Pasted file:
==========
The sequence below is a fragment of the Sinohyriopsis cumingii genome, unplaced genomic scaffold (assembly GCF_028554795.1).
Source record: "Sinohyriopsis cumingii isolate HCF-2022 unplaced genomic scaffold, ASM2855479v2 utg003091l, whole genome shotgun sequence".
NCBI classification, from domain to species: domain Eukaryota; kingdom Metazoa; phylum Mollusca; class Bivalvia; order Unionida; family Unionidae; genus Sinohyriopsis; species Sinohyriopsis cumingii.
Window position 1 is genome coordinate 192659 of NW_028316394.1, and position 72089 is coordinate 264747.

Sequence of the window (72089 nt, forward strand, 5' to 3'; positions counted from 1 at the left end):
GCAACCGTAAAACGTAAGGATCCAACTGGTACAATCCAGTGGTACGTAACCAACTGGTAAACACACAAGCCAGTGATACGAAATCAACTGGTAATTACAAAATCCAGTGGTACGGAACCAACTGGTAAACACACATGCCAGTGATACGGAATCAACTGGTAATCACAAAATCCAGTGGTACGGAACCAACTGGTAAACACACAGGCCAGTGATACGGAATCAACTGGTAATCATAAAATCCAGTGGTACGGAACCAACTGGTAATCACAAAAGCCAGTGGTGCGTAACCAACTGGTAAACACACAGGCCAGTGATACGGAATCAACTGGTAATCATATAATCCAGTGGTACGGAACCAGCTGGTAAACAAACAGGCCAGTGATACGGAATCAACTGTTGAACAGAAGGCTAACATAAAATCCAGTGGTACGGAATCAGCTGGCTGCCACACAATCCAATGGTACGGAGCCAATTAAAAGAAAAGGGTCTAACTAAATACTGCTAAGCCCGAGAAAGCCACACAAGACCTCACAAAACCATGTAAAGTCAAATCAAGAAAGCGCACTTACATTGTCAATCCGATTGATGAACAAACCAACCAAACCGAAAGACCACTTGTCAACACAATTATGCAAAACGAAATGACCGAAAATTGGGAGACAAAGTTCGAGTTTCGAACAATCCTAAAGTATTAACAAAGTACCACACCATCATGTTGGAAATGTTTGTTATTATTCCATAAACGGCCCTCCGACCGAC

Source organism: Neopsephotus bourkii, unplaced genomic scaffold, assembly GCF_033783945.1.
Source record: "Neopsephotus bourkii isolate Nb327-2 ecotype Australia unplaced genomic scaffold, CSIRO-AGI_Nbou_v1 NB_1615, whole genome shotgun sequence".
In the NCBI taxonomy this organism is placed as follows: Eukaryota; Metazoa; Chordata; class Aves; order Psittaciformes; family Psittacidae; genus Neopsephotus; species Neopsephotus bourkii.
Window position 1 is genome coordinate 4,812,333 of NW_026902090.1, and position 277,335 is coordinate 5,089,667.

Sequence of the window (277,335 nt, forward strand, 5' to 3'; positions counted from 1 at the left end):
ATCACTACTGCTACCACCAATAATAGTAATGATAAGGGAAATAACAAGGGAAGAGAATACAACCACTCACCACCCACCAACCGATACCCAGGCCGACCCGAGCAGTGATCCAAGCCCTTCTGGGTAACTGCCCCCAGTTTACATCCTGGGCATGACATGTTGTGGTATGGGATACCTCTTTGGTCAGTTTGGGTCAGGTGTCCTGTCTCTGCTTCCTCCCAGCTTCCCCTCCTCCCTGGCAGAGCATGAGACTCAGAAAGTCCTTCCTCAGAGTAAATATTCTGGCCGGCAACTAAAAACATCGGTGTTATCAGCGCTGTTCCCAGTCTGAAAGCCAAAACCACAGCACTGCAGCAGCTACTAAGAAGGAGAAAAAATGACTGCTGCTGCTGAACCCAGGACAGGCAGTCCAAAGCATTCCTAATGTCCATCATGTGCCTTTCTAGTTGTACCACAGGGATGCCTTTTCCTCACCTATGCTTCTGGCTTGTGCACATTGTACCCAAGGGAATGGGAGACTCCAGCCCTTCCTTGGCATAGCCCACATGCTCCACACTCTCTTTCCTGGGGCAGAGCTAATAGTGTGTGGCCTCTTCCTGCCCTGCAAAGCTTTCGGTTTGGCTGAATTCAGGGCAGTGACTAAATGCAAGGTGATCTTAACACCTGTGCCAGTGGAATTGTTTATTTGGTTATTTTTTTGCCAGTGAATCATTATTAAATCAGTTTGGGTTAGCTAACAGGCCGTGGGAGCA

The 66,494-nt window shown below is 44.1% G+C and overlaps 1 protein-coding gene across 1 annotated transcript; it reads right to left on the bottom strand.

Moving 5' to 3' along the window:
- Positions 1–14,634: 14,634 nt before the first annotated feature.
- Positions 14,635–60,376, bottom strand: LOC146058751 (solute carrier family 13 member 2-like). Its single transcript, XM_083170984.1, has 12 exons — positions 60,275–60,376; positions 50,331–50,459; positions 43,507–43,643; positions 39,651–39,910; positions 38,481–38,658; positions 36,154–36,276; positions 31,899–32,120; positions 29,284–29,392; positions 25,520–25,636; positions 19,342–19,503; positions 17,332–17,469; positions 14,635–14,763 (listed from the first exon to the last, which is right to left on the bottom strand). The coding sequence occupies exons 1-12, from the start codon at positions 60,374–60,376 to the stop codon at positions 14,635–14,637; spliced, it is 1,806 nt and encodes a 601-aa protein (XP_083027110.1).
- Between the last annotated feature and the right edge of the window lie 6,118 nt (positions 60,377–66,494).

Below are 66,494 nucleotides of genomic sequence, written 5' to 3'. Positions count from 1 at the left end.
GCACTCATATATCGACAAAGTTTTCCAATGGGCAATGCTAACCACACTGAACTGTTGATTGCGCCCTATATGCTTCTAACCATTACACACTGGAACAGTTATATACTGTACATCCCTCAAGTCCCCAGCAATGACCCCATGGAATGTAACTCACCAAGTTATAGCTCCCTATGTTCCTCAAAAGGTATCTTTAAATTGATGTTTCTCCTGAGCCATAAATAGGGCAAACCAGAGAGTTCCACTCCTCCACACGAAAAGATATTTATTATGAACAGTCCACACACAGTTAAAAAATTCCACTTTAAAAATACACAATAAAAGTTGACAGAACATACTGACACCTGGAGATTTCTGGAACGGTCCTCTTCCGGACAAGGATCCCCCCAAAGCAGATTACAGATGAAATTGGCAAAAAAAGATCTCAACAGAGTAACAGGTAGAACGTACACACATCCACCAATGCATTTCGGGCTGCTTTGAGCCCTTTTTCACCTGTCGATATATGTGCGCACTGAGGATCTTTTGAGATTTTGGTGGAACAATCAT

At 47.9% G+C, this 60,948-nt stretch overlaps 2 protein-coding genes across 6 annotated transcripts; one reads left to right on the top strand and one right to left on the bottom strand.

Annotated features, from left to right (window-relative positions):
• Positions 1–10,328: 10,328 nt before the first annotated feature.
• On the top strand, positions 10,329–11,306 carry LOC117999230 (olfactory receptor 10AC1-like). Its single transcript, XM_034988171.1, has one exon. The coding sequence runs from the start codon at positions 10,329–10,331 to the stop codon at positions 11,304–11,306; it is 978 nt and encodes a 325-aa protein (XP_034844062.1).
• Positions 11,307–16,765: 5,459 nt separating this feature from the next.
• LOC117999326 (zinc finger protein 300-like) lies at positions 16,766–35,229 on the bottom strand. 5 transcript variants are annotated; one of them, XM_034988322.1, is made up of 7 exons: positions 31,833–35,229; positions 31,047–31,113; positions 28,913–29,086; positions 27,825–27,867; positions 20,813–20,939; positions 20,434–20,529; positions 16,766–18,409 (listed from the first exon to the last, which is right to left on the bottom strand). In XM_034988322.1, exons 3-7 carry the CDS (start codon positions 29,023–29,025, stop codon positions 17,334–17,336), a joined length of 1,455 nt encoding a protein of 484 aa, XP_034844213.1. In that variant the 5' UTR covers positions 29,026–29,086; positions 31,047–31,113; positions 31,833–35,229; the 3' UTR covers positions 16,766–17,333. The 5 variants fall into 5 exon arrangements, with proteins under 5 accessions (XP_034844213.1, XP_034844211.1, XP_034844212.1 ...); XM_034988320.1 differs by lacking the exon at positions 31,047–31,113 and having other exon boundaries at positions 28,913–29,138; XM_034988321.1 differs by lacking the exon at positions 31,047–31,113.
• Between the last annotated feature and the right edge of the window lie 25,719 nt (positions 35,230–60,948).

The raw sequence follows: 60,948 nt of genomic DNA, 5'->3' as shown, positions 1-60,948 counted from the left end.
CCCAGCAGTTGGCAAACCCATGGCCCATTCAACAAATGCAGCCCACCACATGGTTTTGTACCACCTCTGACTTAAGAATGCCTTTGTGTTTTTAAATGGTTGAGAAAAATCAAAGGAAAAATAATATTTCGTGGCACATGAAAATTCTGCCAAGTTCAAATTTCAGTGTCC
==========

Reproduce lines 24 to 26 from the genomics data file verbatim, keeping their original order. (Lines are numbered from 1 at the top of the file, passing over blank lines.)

• Positions 11,307–16,765: 5,459 nt separating this feature from the next.
• LOC117999326 (zinc finger protein 300-like) lies at positions 16,766–35,229 on the bottom strand. 5 transcript variants are annotated; one of them, XM_034988322.1, is made up of 7 exons: positions 31,833–35,229; positions 31,047–31,113; positions 28,913–29,086; positions 27,825–27,867; positions 20,813–20,939; positions 20,434–20,529; positions 16,766–18,409 (listed from the first exon to the last, which is right to left on the bottom strand). In XM_034988322.1, exons 3-7 carry the CDS (start codon positions 29,023–29,025, stop codon positions 17,334–17,336), a joined length of 1,455 nt encoding a protein of 484 aa, XP_034844213.1. In that variant the 5' UTR covers positions 29,026–29,086; positions 31,047–31,113; positions 31,833–35,229; the 3' UTR covers positions 16,766–17,333. The 5 variants fall into 5 exon arrangements, with proteins under 5 accessions (XP_034844213.1, XP_034844211.1, XP_034844212.1 ...); XM_034988320.1 differs by lacking the exon at positions 31,047–31,113 and having other exon boundaries at positions 28,913–29,138; XM_034988321.1 differs by lacking the exon at positions 31,047–31,113.
• Between the last annotated feature and the right edge of the window lie 25,719 nt (positions 35,230–60,948).